Angel Harris grew up in Vicksburg, Mississippi, moved to Oregon when she was in middle school, went to college at Oregon State University and Linfield and works in a nursing home in Albany.

Harris, 42, also is the new president of the Corvallis-Albany branch of the NAACP. And she is happy to talk about the new position, Corvallis, racism, OSU, American history, communication and solutions. She is passionate, emotional and committed.

Here are some highlights from a 75-minute interview on Friday at the Lonnie B. Harris Black Cultural Center at OSU:

“I always feel like we are all in this together.”

“The first year I was here (Corvallis) I knew that this was going to be home for me. And I didn’t even know my husband yet.”

In the mid-1990s, during her freshman year at OSU, Harris participated in marches and boycotts because of the way Anita Hill was treated when she testified during the U.S. Supreme Court nomination hearings for Clarence Thomas. Hill faced a strong backlash.

“People defaced Anita Hill posters. A friend got urinated on. It was just one more thing. I got fed up. It was the first year I realized that racism wasn’t just an isolated event. We cried. You can be friends with someone for years and never know what they really feel. It was really hard."

“And you’ve got people who have never seen a black person in their life. We weren’t prepared. What am I doing here? You have to be a student and also a representative of my race. There were so many stereotypes out there. All they had seen were movies. People would go up and touch my hair … You have to ask first."

“I worked at the Cultural Center. I was my hall council president. I gave back, but I didn’t quite get it. With my white friends I could walk into a store and not be followed. We don’t even know what rights we have."

“I’ve been involved with the NAACP for the last five to six years as a member and on the executive team. President? That is the work. I can’t hide in the background anymore. When you put that president thing on … you have to be the one who does the hard stuff. I’m ready for the challenge. And it’s not just talk. We are going to do something about this. Working with kids and teachers. Now I can actually do something. I don’t want to see kids running with their tails between their legs.”

“When you are black you have to work extra hard to be perfect. And you still get called the n-word. We learned real quick that it doesn’t matter how hard you work. You can be president of the United States and still get called the n-word. We think that we’re in a ‘post-racial’ society. But we’re not. It’s all about building bridges. That’s what I’m trying to do.”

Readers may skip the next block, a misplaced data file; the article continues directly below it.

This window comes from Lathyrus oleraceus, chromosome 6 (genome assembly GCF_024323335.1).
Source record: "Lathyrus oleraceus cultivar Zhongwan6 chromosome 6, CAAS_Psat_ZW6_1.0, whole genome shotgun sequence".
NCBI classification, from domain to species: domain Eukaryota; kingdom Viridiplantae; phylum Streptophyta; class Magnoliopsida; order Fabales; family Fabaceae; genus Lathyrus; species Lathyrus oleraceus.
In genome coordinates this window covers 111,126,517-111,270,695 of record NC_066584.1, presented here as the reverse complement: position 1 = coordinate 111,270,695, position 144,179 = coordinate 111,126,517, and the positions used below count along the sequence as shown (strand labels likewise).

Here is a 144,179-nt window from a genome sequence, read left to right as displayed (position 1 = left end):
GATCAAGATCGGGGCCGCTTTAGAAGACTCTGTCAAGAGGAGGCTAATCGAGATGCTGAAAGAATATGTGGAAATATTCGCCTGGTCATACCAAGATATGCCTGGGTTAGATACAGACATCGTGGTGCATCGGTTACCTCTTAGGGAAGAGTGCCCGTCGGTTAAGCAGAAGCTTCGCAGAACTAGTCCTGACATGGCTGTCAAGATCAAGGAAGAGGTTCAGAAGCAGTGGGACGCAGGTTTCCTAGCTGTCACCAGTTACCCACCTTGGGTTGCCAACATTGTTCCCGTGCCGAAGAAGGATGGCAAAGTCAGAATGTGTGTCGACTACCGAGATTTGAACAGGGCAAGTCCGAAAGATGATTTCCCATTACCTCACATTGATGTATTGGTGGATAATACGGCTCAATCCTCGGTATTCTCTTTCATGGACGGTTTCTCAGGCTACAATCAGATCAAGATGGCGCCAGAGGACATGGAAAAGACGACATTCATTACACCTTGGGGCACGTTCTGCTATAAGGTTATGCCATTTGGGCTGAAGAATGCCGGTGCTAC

“I live here. I’ve grown here. Just because you have things you want to change in the community doesn’t mean you don’t love it. Let’s work it out. Let’s make things better. Let’s make Corvallis better.”

“I’m president but just one of many people who want to do something about it and make the world better. That's the way it was with the Reverend Dr. Martin Luther King Jr. Things wouldn’t have happened if it was just him. You can’t be a lone ranger.”

“I wish I knew when I was a kid about all this.”

“I want to be able to look back and say I made it better.”

“We need to hold each other accountable. Even though we’re friends my friend still can say ‘Angel, you were wrong.’ Now I tell people ‘you have a responsibility to speak up.’ ”

Harris compared racism to cancer or multiple sclerosis.

“It doesn’t become real to you until it happens to someone you know. We have to combat the cancer that is racism. Why do we wait? Maybe it could have all changed before. The n-word is just the tip of the iceberg. It’s deeper than that. You’re dealing with people on a deeper level. People say it’s just words. It’s not. It’s more. That’s why I like to hear people’s stories, their perspectives, their perceptions.”

“It’s amazing what happens when you sit in a room with people and just start talking. You just start talking, and someone else picks up what you’re saying. And they start talking. No agenda. Just hear where their heart is and feel some empathy. You reach out and everybody you see just starts getting each other.”

“I want to give kids hope. If there was no hope I wouldn’t want to live here in the community. And I have more hope now than I have had in at least a few years.”

Contact reporter James Day at jim.day@gazettetimes.com or 541-758-9542. Follow at Twitter.com/jameshday or gazettetimes.com/blogs/jim-day.